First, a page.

For some Indigenous Australians, the concept of physical activity differs from other Australians (Nelson et al. 2010; Thompson S. 2009). Thompson and others (2013) found that the concept of physical activity in remote Northern Territory communities was strongly linked to land and resource management and seasonal, family and cultural activities. The activities that made up the traditional Indigenous lifestyle, such as hunting, gathering, and participation in other customs and traditions, were important and linked to many different aspects of life, such as health, social structure, education, building and maintaining relationships, building and maintaining wealth and managing and preserving the environment (Thompson S. 2009) (see measure 1.13 Community functioning).

Several studies have shown that high levels of incidental exercise can have health benefits (Duvivier et al. 2013) (Ekblom-Bak et al. 2014) (Samitz et al. 2011). One study found that if most of the day is spent sitting, one hour of physical activity will not compensate for the negative effects of inactivity on insulin level and plasma lipids. Standing and walking at a leisurely pace for a longer duration improves insulin action and plasma lipids more than shorter periods of more vigorous exercise such as cycling (Duvivier et al. 2013).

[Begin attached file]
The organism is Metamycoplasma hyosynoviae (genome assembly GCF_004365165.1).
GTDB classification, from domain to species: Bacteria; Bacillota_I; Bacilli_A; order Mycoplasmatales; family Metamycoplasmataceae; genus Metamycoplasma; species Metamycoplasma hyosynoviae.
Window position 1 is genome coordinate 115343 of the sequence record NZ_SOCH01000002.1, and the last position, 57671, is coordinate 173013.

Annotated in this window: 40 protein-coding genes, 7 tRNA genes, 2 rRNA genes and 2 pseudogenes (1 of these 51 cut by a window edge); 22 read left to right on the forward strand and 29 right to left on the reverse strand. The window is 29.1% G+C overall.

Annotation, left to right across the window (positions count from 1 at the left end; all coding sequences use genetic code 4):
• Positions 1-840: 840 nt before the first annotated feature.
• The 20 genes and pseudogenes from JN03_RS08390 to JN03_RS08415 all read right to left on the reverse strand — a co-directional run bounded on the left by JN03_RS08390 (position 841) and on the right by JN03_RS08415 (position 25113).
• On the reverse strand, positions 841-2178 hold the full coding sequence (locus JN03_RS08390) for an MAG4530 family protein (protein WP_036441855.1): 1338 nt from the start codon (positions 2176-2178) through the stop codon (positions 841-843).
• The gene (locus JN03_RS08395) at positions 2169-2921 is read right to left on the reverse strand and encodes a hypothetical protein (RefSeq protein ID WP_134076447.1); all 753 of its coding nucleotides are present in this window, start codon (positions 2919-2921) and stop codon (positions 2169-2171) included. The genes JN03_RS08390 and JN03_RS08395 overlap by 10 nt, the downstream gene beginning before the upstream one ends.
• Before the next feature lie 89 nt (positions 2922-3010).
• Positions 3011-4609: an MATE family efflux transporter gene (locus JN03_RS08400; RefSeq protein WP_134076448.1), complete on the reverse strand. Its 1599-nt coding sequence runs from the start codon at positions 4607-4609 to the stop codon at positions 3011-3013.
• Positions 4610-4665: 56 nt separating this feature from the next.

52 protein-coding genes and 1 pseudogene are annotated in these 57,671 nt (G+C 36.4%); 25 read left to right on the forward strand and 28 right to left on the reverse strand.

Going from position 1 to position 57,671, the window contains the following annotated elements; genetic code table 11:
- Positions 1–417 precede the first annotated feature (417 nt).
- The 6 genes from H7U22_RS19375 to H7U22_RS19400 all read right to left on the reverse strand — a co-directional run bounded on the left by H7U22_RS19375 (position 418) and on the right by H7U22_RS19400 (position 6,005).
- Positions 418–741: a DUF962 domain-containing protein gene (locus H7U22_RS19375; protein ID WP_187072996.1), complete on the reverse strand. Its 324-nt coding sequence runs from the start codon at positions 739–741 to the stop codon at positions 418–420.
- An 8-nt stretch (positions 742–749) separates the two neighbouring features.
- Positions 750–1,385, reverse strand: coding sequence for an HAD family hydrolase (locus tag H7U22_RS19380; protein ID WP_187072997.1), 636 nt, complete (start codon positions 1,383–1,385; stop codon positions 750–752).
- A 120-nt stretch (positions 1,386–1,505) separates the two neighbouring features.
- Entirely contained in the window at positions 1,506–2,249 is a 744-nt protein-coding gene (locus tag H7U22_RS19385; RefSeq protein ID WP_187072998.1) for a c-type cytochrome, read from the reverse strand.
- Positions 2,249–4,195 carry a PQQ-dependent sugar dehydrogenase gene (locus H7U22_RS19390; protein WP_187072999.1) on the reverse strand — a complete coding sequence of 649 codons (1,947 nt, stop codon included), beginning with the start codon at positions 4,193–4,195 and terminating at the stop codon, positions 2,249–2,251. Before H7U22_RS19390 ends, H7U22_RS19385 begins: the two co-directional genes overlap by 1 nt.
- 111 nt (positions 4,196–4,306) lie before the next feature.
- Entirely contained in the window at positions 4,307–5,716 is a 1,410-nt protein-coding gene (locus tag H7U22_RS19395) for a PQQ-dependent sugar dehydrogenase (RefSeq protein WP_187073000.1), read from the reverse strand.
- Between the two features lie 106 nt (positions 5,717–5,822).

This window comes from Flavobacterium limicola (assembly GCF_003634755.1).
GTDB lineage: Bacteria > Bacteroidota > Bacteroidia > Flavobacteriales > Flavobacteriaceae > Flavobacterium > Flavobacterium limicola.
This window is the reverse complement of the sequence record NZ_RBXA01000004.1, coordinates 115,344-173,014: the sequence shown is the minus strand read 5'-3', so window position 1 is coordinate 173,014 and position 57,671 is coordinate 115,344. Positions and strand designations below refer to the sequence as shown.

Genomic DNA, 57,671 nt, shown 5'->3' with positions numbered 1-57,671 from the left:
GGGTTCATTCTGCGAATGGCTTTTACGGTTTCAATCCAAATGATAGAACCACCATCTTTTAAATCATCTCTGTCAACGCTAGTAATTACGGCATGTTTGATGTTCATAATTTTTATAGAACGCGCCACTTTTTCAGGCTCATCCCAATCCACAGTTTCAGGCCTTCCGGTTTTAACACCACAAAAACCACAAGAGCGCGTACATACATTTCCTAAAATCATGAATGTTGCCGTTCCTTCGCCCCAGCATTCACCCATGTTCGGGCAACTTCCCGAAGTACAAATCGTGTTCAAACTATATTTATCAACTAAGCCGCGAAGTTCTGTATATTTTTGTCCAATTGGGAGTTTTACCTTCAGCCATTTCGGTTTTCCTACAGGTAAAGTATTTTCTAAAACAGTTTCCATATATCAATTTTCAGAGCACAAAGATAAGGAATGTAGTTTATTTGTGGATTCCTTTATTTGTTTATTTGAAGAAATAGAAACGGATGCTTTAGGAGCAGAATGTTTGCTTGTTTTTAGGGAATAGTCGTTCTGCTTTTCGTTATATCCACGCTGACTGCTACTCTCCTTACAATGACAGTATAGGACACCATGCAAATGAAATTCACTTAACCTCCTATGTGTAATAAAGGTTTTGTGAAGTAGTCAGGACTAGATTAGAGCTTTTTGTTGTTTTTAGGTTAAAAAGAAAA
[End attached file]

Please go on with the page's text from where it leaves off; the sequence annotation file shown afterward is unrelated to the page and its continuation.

Barriers to participation in physical activity by urban Indigenous Australians may include concerns of negative social stereotyping or judgement in public spaces, cost and accessibility. However, engagement in group and family-based activities appear to strongly motivate participation rates (Hunt et al. 2008).

The success of Indigenous health promotion strategies is influenced by culturally specific perceptions of health and the social norms arising from them (Burgess Parker et al. 2008; London & Guthridge 1998). The research highlights the importance of linking Indigenous culture and physical activity for initiatives to be effective (Shilton & Brown 2004). Ineffective interventions to modify high-risk behaviours in the Indigenous Australian population are likely to be due to a lack of understanding of the broader sets of social meanings attached to those behaviours and of the everyday lives of Indigenous Australians (Burgess CP. et al. 2005; Thompson SJ. et al. 2000).